Thursday, January 28, 2016

My Half Marathon Experience: Lessons Learned

Well, I did it! I completed the 2016 Disney Half Marathon in Orlando, Florida earlier this month. In hindsight I can say it was definitely a very rewarding, very exhausting experience - and I am so glad that I did it.

I learned a lot in my journey as I prepared for this half marathon. For one thing, I discovered that running is a form of therapy for me. It isn't just good for me physically, it has truly improved my mental health as well. Even on days when I have a bad run (and it happens, trust me), I walk away feeling happy. And when I complete a road race of any length - oh wow do I feel amazing inside and out. I have read countless articles about depression and anxiety and how exercise can help relieve symptoms of both, but until recently I didn't really believe that it could be true. I have battled depression and anxiety my entire life and now I finally feel like have a lifeline to help me through it.

I also discovered a strength in me that I did not know existed. I have mentioned before in previous posts about how running requires a lot of positive mental energy and how one negative thought can ruin a run. But there is a lot of push and pull between mental energy and physical strength when I am running; sometimes I start off feeling good mentally but physically I am not quite there and then as the run progresses I feel better physically but now my inner voice is telling me to quit. I have a lot of runs that go like this with a back and forth argument in my mind that I am forced to endure. When I first started training for the half marathon, I would often succumb to these arguments: "Fine body/brain, you win, I am done", and just like that, my run would be over. But over time I learned to push through the physical discomfort as well as the mental anguish and just keep running. I found that if I endured the inner turmoil long enough, it would eventually pass. As a person who despises physical and mental discomfort probably a little more than the average person, overcoming this problem while running was a huge feat for me.

In addition to the triumphant lessons learned during my training, I also learned a hard lesson about listening to your body when there is severe pain or discomfort and recognizing the distinct difference between "I need to push past this" and "Houston we have a problem". My foot doctor recently diagnosed me with a condition called Morton's Neuroma, and I have it in both feet. It can cause numbness and a lot of pain while walking or running. I estimate that the condition probably started in August or September this past year and I didn't see my doctor about it until oh, a week ago. Not smart. So basically I have been running and enduring sharp shooting pains in both feet for several months when I could have received some relief by getting my orthotics adjusted by my doctor (which is exactly what he did for me last week). For months leading up to the half marathon I assumed the pain I was feeling was because I needed more training and during the half marathon I thought the pain was evidence that I didn't train well enough for the race. I completed a half marathon where for about 6 miles I experienced intense pain in my feet and all the while I wrote it off as pain that I needed to push through. Wrong wrong wrong. Only after the race (when my toes remained numb for about a week following) did I realize that something might be wrong. That's when I saw my doctor and found out that the pain and numbness I had been trying to push through was basically pinched nerves in my feet and it was a real condition that required treatment (i.e., no amount of training was going to resolve the problem and not treating it can make it worse over time). This lesson was a big one for me: if you feel pain, especially new pain you never felt before, don't assume it's something that you need to push through, always get it checked out. It's never smart to risk doing damage to your body by ignoring a physical problem. Know the difference between needing more training and needing medical help. And if you don't know the difference, seek medical help just to be on the safe side.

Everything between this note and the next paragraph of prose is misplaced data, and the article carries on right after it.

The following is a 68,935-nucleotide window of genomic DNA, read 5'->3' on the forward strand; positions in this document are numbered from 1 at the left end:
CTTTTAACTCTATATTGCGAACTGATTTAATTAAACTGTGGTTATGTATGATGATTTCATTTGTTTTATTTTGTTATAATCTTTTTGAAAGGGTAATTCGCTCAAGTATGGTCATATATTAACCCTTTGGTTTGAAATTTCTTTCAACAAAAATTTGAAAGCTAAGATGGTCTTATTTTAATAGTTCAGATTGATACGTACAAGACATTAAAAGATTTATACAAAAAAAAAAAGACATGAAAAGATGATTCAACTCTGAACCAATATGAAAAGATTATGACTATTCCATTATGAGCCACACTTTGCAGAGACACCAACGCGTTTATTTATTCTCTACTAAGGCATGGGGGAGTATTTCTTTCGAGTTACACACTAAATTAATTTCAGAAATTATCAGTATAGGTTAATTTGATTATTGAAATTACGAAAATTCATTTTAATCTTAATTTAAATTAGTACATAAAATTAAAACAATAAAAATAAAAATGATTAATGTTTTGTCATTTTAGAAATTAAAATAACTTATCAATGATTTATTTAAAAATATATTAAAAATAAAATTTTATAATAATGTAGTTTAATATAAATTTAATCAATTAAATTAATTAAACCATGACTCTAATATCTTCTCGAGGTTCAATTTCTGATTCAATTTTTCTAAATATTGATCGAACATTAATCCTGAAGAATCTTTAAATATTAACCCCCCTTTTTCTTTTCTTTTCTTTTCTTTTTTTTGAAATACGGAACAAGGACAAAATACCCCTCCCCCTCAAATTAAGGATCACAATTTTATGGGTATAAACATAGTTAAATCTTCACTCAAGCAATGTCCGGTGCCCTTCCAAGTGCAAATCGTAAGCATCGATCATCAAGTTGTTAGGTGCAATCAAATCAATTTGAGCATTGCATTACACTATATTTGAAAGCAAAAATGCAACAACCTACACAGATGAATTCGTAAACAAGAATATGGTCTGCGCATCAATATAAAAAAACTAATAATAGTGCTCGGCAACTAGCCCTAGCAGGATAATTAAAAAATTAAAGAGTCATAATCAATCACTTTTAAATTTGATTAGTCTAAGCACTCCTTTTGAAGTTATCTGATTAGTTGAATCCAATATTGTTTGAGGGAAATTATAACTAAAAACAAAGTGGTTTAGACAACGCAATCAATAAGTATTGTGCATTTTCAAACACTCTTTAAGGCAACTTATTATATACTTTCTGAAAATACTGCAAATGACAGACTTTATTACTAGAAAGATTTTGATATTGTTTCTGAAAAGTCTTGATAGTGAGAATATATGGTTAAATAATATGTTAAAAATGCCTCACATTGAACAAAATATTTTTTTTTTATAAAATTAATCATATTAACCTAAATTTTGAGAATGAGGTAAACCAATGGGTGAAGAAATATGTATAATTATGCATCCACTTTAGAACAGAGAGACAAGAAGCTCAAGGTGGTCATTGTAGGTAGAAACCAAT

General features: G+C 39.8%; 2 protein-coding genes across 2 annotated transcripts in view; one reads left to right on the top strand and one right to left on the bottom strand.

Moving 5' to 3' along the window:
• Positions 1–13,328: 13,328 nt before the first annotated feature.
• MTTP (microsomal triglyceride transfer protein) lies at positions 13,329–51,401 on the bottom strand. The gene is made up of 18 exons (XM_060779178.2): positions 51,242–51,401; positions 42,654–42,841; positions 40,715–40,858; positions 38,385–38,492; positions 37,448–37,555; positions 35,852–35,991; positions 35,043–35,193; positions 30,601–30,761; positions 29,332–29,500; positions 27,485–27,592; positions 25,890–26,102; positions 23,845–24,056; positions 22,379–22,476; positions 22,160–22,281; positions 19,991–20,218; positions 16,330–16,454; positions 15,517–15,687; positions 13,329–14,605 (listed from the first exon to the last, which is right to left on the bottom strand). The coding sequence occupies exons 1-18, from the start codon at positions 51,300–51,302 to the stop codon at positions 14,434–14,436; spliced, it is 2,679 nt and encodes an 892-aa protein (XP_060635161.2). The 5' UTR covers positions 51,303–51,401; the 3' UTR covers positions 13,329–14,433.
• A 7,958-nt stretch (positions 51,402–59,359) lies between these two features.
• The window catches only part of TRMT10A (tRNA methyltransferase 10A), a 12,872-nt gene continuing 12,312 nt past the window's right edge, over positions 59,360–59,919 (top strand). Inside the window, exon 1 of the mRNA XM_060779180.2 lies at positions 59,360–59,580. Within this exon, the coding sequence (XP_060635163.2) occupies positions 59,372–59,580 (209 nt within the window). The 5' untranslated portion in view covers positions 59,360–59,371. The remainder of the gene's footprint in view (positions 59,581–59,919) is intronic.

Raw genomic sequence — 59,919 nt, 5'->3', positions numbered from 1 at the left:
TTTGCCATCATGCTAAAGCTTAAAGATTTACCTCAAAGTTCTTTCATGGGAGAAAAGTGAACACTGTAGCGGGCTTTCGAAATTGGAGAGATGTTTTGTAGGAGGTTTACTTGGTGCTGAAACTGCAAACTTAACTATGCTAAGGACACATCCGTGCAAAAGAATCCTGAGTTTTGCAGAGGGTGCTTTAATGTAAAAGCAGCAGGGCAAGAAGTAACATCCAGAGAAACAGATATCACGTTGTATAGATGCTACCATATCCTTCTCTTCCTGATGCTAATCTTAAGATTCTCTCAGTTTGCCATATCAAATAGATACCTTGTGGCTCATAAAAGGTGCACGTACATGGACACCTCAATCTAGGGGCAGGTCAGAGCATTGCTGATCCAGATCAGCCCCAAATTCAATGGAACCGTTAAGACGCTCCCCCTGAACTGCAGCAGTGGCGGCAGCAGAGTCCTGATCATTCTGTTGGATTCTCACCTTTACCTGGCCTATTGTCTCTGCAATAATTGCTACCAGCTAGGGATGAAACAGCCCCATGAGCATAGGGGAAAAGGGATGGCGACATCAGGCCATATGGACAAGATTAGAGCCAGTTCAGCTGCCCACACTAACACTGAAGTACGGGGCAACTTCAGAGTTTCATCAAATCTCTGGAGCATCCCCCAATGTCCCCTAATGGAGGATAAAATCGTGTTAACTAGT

I can say that I definitely learned a lot more from this half marathon experience than I did the last time I trained for and ran a half marathon (ten years ago). And in spite of it all, I have already started training for another half marathon. Am I crazy? Maybe. Stay tuned to find out more...

No comments:

Post a Comment

Note: Only a member of this blog may post a comment.